In 2011, I was asked to produce a one-day conference for the Association for Jewish Theatres, where I was teaching at the time, and where the Shoah Foundation is currently housed. I wanted to expand the scope of our inquiry beyond sentimental plays about how horrible the Holocaust was. (It was horrible.)
Why not take this opportunity to unroll a larger canvas? We acknowledge the power of theatrical storytelling: how can we use that power? I called that conference Witness and Responsibility.
I am a theatre artist. I live and work in Los Angeles. I have — by virtue of family history, perceived identity, and the work I have made — been hired to create work based on immersion in cultures defined by terrible histories: Second-Intifada Israel; the Holocaust; the Rwandan genocide. (I was the International Creative Director for the 20th commemoration.)
In the US, the perception of the worlds in which I have been entrenched is largely limited to rigid polarity and impossibility.
I want to nurture the creation of work that communicates the deep nuance of these worlds to American audiences, because when we distance ourselves from violent events — because they are awful, because we sense ourselves impotent in the face of their horrors — perpetration continues with impunity in lands far away, in a barrio on the other side of the freeway, in the house across the street.
Witness : Responsibility gives artists like me a name for what we have been doing all along, intuitively. It provides our process and product as invaluable tools to practitioners working to understand and mitigate trauma. I am eager to pass on what I’ve learned in such a way that it can be transmitted to others.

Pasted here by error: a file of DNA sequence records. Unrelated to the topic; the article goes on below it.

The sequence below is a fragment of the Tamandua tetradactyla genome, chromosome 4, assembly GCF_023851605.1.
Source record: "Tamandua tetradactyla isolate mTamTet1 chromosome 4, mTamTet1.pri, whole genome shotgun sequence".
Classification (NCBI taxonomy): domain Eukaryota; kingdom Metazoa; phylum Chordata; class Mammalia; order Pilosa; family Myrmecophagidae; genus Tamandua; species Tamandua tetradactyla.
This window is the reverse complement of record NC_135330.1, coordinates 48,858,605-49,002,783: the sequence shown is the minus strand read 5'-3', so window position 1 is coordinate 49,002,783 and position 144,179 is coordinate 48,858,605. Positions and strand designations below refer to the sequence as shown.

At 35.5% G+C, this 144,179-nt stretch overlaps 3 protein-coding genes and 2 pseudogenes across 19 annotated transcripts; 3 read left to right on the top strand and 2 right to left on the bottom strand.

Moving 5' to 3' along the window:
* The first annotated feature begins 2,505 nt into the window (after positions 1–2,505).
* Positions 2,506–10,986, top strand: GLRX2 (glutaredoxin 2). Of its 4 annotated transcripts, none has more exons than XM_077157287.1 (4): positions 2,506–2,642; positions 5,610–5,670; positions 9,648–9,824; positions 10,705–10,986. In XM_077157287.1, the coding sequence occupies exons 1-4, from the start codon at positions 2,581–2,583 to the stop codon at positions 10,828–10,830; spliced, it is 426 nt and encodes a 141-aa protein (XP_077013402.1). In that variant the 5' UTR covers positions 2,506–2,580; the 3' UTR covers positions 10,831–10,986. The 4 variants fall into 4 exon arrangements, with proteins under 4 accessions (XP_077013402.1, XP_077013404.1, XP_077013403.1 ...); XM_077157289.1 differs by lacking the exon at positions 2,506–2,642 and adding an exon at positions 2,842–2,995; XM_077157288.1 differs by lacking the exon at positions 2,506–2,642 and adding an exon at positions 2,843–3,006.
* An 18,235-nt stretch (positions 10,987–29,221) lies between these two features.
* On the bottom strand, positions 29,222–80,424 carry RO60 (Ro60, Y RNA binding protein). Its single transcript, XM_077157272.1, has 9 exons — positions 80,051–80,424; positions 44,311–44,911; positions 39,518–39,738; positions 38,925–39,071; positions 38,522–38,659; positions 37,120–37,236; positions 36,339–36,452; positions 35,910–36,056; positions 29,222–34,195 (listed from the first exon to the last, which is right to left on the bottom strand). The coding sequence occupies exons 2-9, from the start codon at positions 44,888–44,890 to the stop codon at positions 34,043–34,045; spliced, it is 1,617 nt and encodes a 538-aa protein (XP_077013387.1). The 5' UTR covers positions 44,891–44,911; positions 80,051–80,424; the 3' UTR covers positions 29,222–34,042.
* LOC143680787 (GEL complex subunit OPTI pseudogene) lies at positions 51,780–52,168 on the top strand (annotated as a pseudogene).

Bringing life and breath, heart and soul to our engagement with the paralyzing muck of trauma. That’s what unlocks it.
Our premise = It is difficult for most people to fully engage with testimony related to catastrophe or mass atrocity, which here includes current, past or potential perpetration of genocide, femicide, abuse, bigotry — on any scale or level, local, personal, national, global.
Artists, by virtue of their training, are able to stand in the face of unspeakable things and translate their own experience into works with which a broad audience is willing to engage.
Witness : Responsibility
Commissions a broad-based global community of mature and emerging artists to create work responding to catastrophic historical and current events.
Collaborates with main-stream arts presenters, across genre who commit to presenting such work and working with W:R to design programming that offers a lens through which new works, commissioned by W:R and existing works in their collections or seasons can be viewed in the context of history and current events.
Creates and distributes educational curricula related to artistic response to catastrophic testimony for K-12 and college students, as well as and working artists.
Provides a global platform for ongoing conversation amongst artists, social scientists, arts presenters, faith communities, educators about the nature of trauma and the effectiveness of artistic expression in its treatment for the individual and community.
[Artists Unlocking Empathy] = Trauma is a locked system for the witness and for the survivor. Artistic expression and engagement with works of art can unlock that system by inciting empathy,: a full expression of grief — or joy. Our tools are laughter and tears. We say, “We see you : You are not alone.”